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Gold Coast engineer, businessman, former councillor and philanthropist Jock McIlwain OAM has been inducted into the Gold Coast Business Hall of Fame.
Mr McIlwain, who is referred to as the patriarch of Gold Coast canal development, was involved in designing and building many of the waterways that the city is now famous for.
Born in Suva, Fiji, Boxing Day, 1926, Mr McIlwain became fascinated by the engineering work performed in Fiji by the New Zealand army and the US military during World War II.
The Mermaid Waters residents said that interest led him to become a cadet engineer with Fiji's Public Works Department after he finished high school.
He then left Fiji to study engineering at Sydney University before scoring a job with the Snowy Mountains Authority and becoming a leading designer on the Snowy Mountains Hydro-electric Scheme.
Mr McIlwain said he then joined the Project Development Corporation, which built wharves, roads, bridges and jetties, before he set up his own engineering consultancy in Geelong to advise companies such as Ford, Shell, and Alcoa. There he met Bruce Small, the then owner of the Malvern Star bicycle empire who went on to become Mayor of the Gold Coast and was one of the city's major developers. Sir Bruce was impressed with Mr McIlwain's work and encouraged him to open an office on the Gold Coast.
On the Gold Coast, Mr McIlwain advised Sir Bruce his plans for a residential development west of Surfers Paradise were progressing in the wrong direction. "I told him that you have to create more waterfront homes," Mr McIlwain said. "People will pay more for waterfront.''
And so the areas of Isle of Capri, Riviera and Sorrento were re-planned and the Gold Coast's canal developments expanded dramatically. The first Bruce Small canal was built to connect the Isle of Capri Shopping Centre to the Nerang River.
During the 1970s and 1980s, Mr McIlwain became a major developer and was responsible for many Gold Coast and State canal developments. He was responsible for the development of great parts of the suburbs of Mermaid Waters, Broadbeach Waters and the areas surrounding Jupiters Casino where he built the first Gold Coast town-houses.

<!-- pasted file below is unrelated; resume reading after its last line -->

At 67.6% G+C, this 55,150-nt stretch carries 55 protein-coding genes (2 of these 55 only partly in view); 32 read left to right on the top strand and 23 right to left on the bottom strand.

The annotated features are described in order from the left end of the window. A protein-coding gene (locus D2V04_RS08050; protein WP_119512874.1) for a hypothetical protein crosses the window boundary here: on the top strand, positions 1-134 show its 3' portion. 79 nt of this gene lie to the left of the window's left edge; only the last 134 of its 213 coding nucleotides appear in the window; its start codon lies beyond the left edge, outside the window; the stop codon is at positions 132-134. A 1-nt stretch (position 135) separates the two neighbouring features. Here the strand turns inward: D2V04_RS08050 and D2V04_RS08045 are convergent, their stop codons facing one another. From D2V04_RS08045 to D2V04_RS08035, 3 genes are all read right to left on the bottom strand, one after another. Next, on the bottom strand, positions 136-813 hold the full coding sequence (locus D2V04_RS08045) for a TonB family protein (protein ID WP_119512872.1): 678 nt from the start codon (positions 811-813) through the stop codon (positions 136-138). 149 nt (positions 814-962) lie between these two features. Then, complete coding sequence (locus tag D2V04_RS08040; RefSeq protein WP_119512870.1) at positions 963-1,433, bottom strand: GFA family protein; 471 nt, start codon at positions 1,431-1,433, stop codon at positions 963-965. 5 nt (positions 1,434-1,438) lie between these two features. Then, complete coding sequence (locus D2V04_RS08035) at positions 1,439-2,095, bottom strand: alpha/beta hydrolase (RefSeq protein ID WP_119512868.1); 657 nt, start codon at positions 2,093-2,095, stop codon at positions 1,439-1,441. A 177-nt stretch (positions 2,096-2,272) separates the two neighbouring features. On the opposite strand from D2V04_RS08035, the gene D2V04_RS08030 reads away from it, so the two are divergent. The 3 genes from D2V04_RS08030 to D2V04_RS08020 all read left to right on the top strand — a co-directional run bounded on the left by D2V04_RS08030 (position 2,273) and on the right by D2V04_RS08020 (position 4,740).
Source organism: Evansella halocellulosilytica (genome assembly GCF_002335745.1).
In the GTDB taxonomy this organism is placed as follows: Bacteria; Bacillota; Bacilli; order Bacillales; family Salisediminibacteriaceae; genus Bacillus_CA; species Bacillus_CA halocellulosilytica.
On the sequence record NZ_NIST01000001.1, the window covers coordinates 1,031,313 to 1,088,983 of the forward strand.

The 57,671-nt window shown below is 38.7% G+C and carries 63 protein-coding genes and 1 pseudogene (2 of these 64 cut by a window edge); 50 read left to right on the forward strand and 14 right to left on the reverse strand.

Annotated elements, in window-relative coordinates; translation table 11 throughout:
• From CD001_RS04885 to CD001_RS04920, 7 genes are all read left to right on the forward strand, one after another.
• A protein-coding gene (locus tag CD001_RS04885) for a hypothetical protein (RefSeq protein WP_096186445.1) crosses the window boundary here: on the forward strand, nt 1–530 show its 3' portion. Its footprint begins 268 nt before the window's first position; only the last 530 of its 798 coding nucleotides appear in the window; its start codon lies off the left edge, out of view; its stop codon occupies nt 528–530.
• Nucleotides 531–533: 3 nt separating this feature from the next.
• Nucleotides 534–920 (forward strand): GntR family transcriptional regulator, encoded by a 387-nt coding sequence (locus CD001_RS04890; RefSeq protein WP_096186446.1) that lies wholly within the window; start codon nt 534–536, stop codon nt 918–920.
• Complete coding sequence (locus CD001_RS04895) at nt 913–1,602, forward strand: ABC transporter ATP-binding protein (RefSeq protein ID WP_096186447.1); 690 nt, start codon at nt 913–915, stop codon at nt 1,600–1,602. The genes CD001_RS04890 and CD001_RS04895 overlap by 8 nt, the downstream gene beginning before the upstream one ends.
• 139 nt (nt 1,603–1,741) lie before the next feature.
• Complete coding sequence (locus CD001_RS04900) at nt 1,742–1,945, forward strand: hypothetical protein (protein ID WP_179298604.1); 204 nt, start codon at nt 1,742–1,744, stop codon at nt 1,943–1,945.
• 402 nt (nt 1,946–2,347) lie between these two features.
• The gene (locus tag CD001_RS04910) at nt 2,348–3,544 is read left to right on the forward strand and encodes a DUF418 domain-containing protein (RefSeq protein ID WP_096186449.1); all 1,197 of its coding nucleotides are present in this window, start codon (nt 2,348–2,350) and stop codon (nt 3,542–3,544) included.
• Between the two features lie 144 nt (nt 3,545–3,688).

Mr McIlwain considers his "greatest engineering and business achievement" is the "Waterway Wonderland" that is Mermaid Waters. He developed the whole area extending from Nobby's Beach to Robina and included a 70 hectare central lake, which he named 'Lake Wonderland'.
Besides his development interests, Mr McIlwain also had stakes in numerous Gold Coast businesses. He was involved in the city's first two commercial radio stations, now called SEA FM and Gold FM, before selling to media magnate Reg Grundy.
He also teamed up with Seaworld developer Keith Williams to build the Surfers Paradise International Raceway, which hosted hundreds of car races including the Formula One in 1975. The racetrack was closed in the 1980s because the land became too valuable and it is now Emerald Lakes.
Mr McIlwain also served on Gold Coast City Council in the late 1960s and early 1970s. During his time on the council he formed a Gold Coast promotional committee, which was the forerunner to the Gold Coast Tourism Bureau.
Sir Bruce and Mr McIlwain led promotional teams all over Australia, New Zealand and South East Asia to successfully putting the Gold Coast on the map as a tourist destination.
Mr McIlwain largely retired in 1987 but he still has some significant business interests including a stake in the Infinity tourist attraction in Surfers Paradise.
The amateur portrait artist also takes a powerful interest in cultural activities at the Arts Centre while he and his wife Beverly sponsor the Science on the Go team at Griffith University.
Griffith University awarded him an honorary doctorate in 2013 and he was awarded an Order of Australia Medal in this year's Queens Birthday honours.
In summing up his life Mr McIlwain said he has "nothing in his bucket list" and he "did it all his way".